Touchstone Medical Imaging recently acknowledged that 307,528 patients’ personal data may have been exposed when a folder containing billing information for radiology procedures conducted prior to August 2012 was inadvertently left accessible via the Internet (h/t PHIprivacy.net).
The company, which is headquartered in Tennessee and has locations in Arkansas, Colorado, Illinois, Nebraska and Texas, provides diagnostic imaging services including MRIs, CT scans, x-rays, ultrasound and mammograms.
While an initial investigation led Touchstone to believe that the information in the exposed folder wasn’t readable, the company says it “obtained new information” on September 5, 2014, which indicated that the data may in fact have been readable.
The information potentially exposed includes the 307,528 patients’ names, birthdates, addresses, phone numbers, health insurer names, radiology procedures and diagnoses, as well as some patients’ Social Security numbers.
“We deeply regret any inconvenience this may cause our patients,” Touchstone said in a statement. “To help prevent this from happening again, we are reinforcing the education of our employees and the monitoring of our systems regarding the protection of our patients’ information and continually reviewing and enhancing our policies and procedures.”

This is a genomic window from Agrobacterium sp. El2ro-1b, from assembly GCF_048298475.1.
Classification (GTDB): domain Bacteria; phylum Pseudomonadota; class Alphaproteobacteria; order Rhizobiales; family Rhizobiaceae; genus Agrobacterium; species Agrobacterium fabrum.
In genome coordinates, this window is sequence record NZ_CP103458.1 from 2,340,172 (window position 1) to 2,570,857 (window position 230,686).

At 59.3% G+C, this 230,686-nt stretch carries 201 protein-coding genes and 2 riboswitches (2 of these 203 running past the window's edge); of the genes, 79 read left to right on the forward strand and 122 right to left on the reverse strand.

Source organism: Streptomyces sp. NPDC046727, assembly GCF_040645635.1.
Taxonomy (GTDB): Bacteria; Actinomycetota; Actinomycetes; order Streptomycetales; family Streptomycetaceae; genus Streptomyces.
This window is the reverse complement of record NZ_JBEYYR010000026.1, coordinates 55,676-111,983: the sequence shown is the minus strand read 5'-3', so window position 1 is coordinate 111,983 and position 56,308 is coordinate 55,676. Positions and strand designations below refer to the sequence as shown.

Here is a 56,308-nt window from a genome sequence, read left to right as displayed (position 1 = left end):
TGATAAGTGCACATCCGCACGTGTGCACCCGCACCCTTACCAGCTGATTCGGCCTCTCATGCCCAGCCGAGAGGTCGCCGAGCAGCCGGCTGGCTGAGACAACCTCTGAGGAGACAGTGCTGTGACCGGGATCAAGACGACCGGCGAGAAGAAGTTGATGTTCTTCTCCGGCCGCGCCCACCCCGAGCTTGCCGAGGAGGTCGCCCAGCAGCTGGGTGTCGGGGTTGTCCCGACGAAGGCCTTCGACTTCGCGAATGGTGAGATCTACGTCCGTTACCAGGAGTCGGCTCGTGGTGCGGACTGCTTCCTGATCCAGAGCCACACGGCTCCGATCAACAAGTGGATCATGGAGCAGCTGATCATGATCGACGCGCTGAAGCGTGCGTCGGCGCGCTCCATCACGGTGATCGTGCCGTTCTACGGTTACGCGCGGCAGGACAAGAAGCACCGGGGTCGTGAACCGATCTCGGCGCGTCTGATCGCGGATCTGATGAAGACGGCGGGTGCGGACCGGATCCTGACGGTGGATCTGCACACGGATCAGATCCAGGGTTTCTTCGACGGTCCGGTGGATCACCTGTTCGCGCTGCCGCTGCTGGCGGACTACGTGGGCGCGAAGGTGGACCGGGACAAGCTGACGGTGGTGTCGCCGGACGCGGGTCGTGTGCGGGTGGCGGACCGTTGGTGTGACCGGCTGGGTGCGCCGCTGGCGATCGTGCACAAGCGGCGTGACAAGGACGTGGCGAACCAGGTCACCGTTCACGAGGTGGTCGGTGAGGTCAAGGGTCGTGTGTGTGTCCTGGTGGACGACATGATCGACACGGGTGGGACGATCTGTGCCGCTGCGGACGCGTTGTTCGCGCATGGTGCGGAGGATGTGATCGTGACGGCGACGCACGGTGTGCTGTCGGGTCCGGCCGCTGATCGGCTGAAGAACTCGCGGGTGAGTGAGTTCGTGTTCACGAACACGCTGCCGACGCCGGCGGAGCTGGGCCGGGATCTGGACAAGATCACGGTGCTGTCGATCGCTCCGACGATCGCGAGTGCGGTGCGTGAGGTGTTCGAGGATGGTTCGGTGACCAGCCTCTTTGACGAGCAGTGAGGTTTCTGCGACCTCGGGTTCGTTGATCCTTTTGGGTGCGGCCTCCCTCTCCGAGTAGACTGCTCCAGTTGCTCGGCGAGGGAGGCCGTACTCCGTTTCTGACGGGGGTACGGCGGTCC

In a similar incident disclosed last month, the U.K.’s Oxford Health NHS Foundation Trust acknowledged that 4,200 registered users’ personal information was mistakenly made accessible online “during the process of creating a new website”.
“[T]he website was developed by a third party, who acted as a data processor,” the U.K. Information Commissioner’s Office (ICO) explained in a statement [PDF]. “The file containing the personal data was created in order to transfer customer accounts from the old website to the new website, however the data processor unintentionally placed the file in an area of the new website which was publicly accessible.”
“Further investigation highlighted that whilst a degree of human error occurred on the part of the processor there were other means by which the data could have been securely provided from the old developer to the new,” the ICO added.
The data potentially exposed included 4,200 user names, passwords, email addresses and billing addresses.
And Wisconsin’s Marquette University recently acknowledged that an undisclosed number of graduate school applicants’ personal information was inadvertently exposed when the settings on an internal file server were modified to allow access to anyone with Marquette login credentials (h/t SC Magazine).
The information potentially exposed includes the affected applicants’ names, addresses, phone numbers, email addresses, genders, birthdates, Social Security numbers, places of birth, visa statuses and future visa types for non-citizens, test scores, and any applicable transcript, payment, financial aid, employment, dismissal and felony conviction information.
“To the best of our knowledge, this information was accessed by a single individual — one Marquette employee — who promptly reported it to the university and we took immediate action to remove access to the documents,” Marquette spokesman Brian Dorrington told the Milwaukee Journal Sentinel.
Although breaches like these continue to happen on a regular basis, many of them could easily be prevented with more effective training of employees.
A recent eSecurity Planet article offered several tips on how to offer security awareness training that works, from providing specific examples of security mistakes to targeting the training to meet each employee’s needs.